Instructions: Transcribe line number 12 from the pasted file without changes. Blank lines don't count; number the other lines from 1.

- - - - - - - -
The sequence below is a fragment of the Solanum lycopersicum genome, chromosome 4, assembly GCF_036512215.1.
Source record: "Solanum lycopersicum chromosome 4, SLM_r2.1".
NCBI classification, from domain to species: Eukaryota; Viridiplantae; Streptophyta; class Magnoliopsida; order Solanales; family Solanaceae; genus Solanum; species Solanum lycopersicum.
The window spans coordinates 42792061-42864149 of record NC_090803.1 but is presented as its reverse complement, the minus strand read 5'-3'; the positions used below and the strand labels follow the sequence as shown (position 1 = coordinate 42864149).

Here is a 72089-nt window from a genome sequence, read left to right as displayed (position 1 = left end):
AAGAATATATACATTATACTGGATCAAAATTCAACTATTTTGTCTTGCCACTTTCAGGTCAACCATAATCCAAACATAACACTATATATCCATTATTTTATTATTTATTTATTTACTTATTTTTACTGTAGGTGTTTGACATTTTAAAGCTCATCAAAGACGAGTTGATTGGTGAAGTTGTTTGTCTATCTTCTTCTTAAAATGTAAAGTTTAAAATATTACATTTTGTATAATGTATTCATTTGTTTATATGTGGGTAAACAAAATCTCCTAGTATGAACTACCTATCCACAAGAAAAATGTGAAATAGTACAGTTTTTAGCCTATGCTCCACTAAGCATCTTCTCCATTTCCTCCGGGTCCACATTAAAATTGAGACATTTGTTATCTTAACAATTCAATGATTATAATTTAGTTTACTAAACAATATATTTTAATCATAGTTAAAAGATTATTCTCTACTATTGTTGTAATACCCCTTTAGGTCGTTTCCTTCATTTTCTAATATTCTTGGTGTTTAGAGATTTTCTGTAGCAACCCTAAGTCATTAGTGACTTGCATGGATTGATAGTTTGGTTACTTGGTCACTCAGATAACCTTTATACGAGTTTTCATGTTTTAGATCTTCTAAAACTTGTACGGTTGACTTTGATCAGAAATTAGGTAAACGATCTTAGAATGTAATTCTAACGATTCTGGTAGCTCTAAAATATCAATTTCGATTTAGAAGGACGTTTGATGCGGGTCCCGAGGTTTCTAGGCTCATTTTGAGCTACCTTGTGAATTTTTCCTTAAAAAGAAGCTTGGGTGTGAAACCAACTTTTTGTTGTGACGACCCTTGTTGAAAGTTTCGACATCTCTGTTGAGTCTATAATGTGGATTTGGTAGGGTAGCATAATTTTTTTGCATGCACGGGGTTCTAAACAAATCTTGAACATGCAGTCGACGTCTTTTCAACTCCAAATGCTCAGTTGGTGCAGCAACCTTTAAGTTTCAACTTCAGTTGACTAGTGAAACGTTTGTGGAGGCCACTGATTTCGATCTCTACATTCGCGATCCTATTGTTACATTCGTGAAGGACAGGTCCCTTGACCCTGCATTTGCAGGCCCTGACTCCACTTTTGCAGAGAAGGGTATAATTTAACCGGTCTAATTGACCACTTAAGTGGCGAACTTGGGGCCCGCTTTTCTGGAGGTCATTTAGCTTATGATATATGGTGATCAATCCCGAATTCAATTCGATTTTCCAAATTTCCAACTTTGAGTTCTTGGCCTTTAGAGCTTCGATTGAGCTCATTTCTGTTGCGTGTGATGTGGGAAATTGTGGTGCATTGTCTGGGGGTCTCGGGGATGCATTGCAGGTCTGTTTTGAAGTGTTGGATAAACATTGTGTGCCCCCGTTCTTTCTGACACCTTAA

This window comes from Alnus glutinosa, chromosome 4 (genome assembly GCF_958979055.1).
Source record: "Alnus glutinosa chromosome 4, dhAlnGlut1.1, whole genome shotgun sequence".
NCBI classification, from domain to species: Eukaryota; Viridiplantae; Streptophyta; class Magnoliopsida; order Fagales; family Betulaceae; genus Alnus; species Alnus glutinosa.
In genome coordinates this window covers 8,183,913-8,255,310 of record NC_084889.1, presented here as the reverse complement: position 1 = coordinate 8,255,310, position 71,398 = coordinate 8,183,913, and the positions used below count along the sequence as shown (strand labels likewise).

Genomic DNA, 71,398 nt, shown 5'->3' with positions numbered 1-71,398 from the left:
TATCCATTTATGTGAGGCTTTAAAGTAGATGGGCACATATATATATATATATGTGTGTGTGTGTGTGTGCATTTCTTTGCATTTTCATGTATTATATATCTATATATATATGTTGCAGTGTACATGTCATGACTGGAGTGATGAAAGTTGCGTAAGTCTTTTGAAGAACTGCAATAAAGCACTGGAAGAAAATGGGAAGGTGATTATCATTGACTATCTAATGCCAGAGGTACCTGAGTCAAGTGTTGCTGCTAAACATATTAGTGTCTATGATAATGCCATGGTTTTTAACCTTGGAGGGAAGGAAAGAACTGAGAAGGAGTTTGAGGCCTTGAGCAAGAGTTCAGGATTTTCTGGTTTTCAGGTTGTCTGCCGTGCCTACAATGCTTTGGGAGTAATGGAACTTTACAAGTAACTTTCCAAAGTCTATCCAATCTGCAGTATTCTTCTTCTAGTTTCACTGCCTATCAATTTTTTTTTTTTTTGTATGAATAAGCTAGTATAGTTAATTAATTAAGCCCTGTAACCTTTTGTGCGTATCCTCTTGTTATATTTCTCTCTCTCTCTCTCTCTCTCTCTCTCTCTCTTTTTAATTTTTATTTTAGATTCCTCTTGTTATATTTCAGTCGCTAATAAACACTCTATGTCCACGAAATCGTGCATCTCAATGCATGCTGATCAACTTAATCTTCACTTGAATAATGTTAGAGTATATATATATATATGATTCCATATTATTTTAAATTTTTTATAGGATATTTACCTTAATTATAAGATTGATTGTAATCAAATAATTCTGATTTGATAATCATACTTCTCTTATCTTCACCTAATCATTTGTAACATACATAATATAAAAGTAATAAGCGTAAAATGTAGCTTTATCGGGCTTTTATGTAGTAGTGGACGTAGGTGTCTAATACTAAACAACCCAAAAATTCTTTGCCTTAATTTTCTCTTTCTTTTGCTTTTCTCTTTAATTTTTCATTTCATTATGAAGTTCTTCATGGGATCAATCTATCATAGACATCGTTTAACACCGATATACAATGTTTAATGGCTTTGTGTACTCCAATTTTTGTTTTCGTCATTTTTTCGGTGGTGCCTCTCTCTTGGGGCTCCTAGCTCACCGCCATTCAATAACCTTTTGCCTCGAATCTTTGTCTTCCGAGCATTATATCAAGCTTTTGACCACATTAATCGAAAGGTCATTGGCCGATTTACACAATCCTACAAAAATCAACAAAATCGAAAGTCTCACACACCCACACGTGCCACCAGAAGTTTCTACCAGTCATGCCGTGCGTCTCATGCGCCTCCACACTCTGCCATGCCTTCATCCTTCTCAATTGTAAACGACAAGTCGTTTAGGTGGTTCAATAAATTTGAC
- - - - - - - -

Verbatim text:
TATCCATTTATGTGAGGCTTTAAAGTAGATGGGCACATATATATATATATATGTGTGTGTGTGTGTGTGCATTTCTTTGCATTTTCATGTATTATATATCTATATATATATGTTGCAGTGTACATGTCATGACTGGAGTGATGAAAGTTGCGTAAGTCTTTTGAAGAACTGCAATAAAGCACTGGAAGAAAATGGGAAGGTGATTATCATTGACTATCTAATGCCAGAGGTACCTGAGTCAAGTGTTGCTGCTAAACATATTAGTGTCTATGATAATGCCATGGTTTTTAACCTTGGAGGGAAGGAAAGAACTGAGAAGGAGTTTGAGGCCTTGAGCAAGAGTTCAGGATTTTCTGGTTTTCAGGTTGTCTGCCGTGCCTACAATGCTTTGGGAGTAATGGAACTTTACAAGTAACTTTCCAAAGTCTATCCAATCTGCAGTATTCTTCTTCTAGTTTCACTGCCTATCAATTTTTTTTTTTTTTGTATGAATAAGCTAGTATAGTTAATTAATTAAGCCCTGTAACCTTTTGTGCGTATCCTCTTGTTATATTTCTCTCTCTCTCTCTCTCTCTCTCTCTCTCTCTTTTTAATTTTTATTTTAGATTCCTCTTGTTATATTTCAGTCGCTAATAAACACTCTATGTCCACGAAATCGTGCATCTCAATGCATGCTGATCAACTTAATCTTCACTTGAATAATGTTAGAGTATATATATATATATGATTCCATATTATTTTAAATTTTTTATAGGATATTTACCTTAATTATAAGATTGATTGTAATCAAATAATTCTGATTTGATAATCATACTTCTCTTATCTTCACCTAATCATTTGTAACATACATAATATAAAAGTAATAAGCGTAAAATGTAGCTTTATCGGGCTTTTATGTAGTAGTGGACGTAGGTGTCTAATACTAAACAACCCAAAAATTCTTTGCCTTAATTTTCTCTTTCTTTTGCTTTTCTCTTTAATTTTTCATTTCATTATGAAGTTCTTCATGGGATCAATCTATCATAGACATCGTTTAACACCGATATACAATGTTTAATGGCTTTGTGTACTCCAATTTTTGTTTTCGTCATTTTTTCGGTGGTGCCTCTCTCTTGGGGCTCCTAGCTCACCGCCATTCAATAACCTTTTGCCTCGAATCTTTGTCTTCCGAGCATTATATCAAGCTTTTGACCACATTAATCGAAAGGTCATTGGCCGATTTACACAATCCTACAAAAATCAACAAAATCGAAAGTCTCACACACCCACACGTGCCACCAGAAGTTTCTACCAGTCATGCCGTGCGTCTCATGCGCCTCCACACTCTGCCATGCCTTCATCCTTCTCAATTGTAAACGACAAGTCGTTTAGGTGGTTCAATAAATTTGAC